Physicists usually discuss this fact by talking about "symmetries." We say that the laws of physics have translational and rotational symmetry, or equivalently that they are translationally and rotationally invariant. They won't notice if you translate your experiment 5 feet to the left, or rotate it by 30 degrees. Symmetries play a deep and fundamental role in physics. For example, every symmetry gives rise to a conserved quantity. For instance, the fact that the laws of physics are translationally invariant leads to the conservation of momentum.

    We don't know. (If you keep asking "why?" in science you will always run into this answer eventually).

    The modern approach to particle physics is basically to postulate a certain set of symmetries--including translational and rotational symmetry--as a starting point, and then derive everything else from those.
     
  14. Jul 2, 2013 #13
    Yes, scientifically "why" questions have no meaning at all. Philosophically they might not ultimately be answerable, as you've stated, though they can lead to other areas of inquiry that might be helpful.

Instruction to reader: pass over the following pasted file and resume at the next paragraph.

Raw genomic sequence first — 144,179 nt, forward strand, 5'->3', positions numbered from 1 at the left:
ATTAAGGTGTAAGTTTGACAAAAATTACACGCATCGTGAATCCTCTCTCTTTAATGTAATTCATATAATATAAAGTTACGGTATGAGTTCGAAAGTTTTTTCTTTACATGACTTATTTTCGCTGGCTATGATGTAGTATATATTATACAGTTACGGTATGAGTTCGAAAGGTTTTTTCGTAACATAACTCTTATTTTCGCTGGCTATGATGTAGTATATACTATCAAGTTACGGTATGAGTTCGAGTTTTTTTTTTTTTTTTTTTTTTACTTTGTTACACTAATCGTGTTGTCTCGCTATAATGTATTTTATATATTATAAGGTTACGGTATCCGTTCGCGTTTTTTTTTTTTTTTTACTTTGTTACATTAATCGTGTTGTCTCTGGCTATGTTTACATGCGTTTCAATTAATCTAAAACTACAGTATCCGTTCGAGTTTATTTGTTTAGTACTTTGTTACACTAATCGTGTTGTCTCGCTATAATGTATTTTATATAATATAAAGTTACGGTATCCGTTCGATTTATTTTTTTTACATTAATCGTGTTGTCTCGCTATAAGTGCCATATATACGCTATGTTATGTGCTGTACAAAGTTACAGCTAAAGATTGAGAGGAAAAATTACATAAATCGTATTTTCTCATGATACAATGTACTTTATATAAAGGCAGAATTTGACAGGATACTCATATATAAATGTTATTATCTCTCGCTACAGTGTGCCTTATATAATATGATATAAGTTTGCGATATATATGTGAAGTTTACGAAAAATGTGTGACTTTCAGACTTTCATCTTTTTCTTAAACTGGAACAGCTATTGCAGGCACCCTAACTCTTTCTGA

Or not.

    -Dave K
     
  15. Jul 2, 2013 #14
    Phyzguy has hit the nail on the head.
    Physics answers 'what' and 'how' questions.
    'Why' questions are answered somewhere else.
    Ultimately someone will give the answer to 'why.....' As ....... 'because God wills it to be so'
     
  16. Jul 3, 2013 #15
    Asking why a particular axiom is true may however lead to an understanding that reduces the number of necessary axioms. Physicists of the past were not content to measure and quantify the properties of each element and take these properties to be fundamental. They asked why questions. Why does Helium behave similarly to Neon but completely different from Lithium? Answering these "why" questions lead to our modern understanding of the atom and of quantum mechanics.